This is why the “First Audio OPAMP”, the NE5534A produced by Phillips / Signetics in the mid 1970’s was so popular, it was designed to have an input noise equivalent to what the application circuit demanded, yes the NE5534 had an input voltage noise of typically 3.5 nV/rt-Hz. Look at that, it was designed that way for a purpose, as it matches the typical noise of a Magnetic Phono Cartridge.

The first disconnect is: Going to ‘Heroic’ lengths to lower the input amplifiers noise in this case is not going to improve the entire systems noise performance because the noise floor is set by the sensor itself and a single LT1028 is already 3 times lower than probably the best Phono Cartridge.

Disconnect 2 -

One might ask: “Well what does it matter if we parallel 4 preamps? It doesn’t make the noise worse does it?”, let’s see...

Remember when we discussed what paralleling OAPMP’s really does? It reduces the voltage noise by Sqrt(N) BUT it increases the current noise by the same Sqrt(N). In a normal OPAMP circuit, at low source resistances the voltage noise will dominate and at high source resistances the current noise will dominate. In between these extremes there is an interaction with the source resistance itself.

An easy calculation to make is to divide the voltage noise by the current noise at a given frequency to come up with an equivalent noise resistance for the OPAMP, this is sometimes called Ropt and it will be the point where a source resistance of the same value will be equal to the total voltage and current noise of the OPAMP, producing a combined value that is 3 dB higher (or 1.41 times) than each separately.

For the LT1028 the data sheet the noise values at 1 kHz are,

Vn = 0.85 nV/rt-Hz
In = 1.0 pA/rt-Hz

Hence Ropt at 1 kHz is found to be,

Ropt = 0.85e-9 / 1.0e-12 = 850 Ohms

We can say that for the LT1028 at 1 kHz

A source resistance of << 850 Ohms and you will be limited by the voltage noise of the OPAMP
A source resistance of >> 850 Ohms and you will be limited by the current noise of the OPAMP

If we parallel 4 x LT1028’s we get the following Ropt,

Ropt_4x = (0.85e-9 / Sqrt(4)) / (1.0e-12 * Sqrt(4)) = 213 Ohms

Ropt has been lowered by N times the value of a single amplifier, in this example N is equal to 4, and the new Ropt is: 850/4 = 213 Ohms.

In this particular case of four paralleled LT1028’s you can see that the current noise will always be dominate since the lowest Phono Cartridge resistance that I found was 630 Ohms.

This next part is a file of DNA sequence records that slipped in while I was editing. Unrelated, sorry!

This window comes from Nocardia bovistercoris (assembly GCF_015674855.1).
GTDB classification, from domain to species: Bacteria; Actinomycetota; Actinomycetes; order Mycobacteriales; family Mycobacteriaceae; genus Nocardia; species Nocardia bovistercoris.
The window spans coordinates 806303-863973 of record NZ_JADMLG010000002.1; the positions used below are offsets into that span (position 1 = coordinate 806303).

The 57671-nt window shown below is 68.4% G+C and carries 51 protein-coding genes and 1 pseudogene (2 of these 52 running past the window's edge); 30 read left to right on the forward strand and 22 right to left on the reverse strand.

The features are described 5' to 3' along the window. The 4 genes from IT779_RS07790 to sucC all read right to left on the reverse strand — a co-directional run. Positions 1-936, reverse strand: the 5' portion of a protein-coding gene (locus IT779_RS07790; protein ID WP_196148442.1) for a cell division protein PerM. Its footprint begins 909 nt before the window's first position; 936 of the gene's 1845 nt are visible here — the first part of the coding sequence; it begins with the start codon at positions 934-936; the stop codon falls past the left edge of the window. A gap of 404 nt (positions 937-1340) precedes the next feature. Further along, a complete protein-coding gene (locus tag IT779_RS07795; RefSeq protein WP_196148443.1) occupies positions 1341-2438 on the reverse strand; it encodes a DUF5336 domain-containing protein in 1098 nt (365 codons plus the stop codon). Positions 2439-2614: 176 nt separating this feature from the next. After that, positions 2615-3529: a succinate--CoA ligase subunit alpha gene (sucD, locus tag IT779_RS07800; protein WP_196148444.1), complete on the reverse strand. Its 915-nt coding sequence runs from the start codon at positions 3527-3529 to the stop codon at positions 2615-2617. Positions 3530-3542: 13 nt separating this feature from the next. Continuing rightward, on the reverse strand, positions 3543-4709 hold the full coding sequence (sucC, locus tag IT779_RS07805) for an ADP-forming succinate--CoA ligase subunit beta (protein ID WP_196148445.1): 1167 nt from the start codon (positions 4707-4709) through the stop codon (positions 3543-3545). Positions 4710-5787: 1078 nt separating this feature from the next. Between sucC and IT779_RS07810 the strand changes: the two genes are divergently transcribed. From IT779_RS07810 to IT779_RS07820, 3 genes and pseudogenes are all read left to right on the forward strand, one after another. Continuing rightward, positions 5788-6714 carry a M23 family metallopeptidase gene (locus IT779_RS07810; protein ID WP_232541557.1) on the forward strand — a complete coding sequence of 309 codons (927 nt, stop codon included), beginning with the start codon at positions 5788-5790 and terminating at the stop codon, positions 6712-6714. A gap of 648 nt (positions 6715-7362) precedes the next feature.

Ropt is a quick and useful calculation to see where your OPAMP selection stands in relation to the source resistance.

The disconnect #2 is: “Just using more amplifiers will not lead to an improvement in total system voltage noise if Ropt is above the sensor resistance.”

A Closer Look

A closer examination of the system and all its various noise sources shows why,

Note: When adding voltage noise terms together, we use the Root Sum Square method (RSS) or,
Result = Sqrt(Val1*Val1 + Val2*Val2)


Table 2 – The voltage noises add in RSS fashion, the current noise is multiplied by the source resistance to get the equivalent voltage noise effect of the two. In the 1x preamp case: 1pA/rt-Hz * 630 = 0.63 nV/rt-Hz. The situation is even worst if we use the 1500 Ohm Phono Cartridge in the bottom example and the 4x configuration. Then the total system noise would be a whopping: 8.2 nV/rt-Hz.

As can be seen in Table 2, while the voltage noise of 4 X LT1028’s does indeed drop the voltage noise of the Preamp by 50%, but the additional current noise increases the of noise developed across the sensors resistance by 4 times and finally the total system noise is actually 23% higher with 4 paralleled amplifiers and this is for the low source resistance Phono Cartridge, the result gets even worse for the 1.5k Ohm version of the Phono Cartridge.

We could have predicted this by taking a quick look at Ropt at the design stage. Since the Ropt of a single LT1028 is some 850 Ohms, and this is smack in the middle of the range of our expected Phono Cartridges, we know that paralleling more of these amplifiers will not help in reducing the total voltage noise in the circuit as the current noise will take over and really a single LT1028 is going to be pretty optimum as it is.


Figure 3 – Total system input integrated noise, referred to the input, over a 10 Hz to 20 kHz bandwith as simulated for a 1x and 4x LT1028 Preamp when measuring the 630 Ohm Phono Cartridge and specified load of Figure 1. As can be seen the 1 x LT1028 produces lower total integrated system noise (upper plot). Adding four paralleled LT1028’s in this example made the total integrated system noise worse (lower plot). This simulation includes the frequency effects of the Phono Cartridge source resistance.

Total integrated noise at 20 kHz – 1 x OPAMP’s - Upper Trace = 3.6 uV RMS
Total integrated noise at 20 kHz – 4 x OPAMP’s - Lower Trace = 4.2 uV RMS

Bottom Line – Four Amplifiers actually has 17% worst total system noise in a 20 kHz bandwidth, even for the lowest resistance Phono Cartridge. The situation is even worse if the 1550 Ohm cartridge is considered.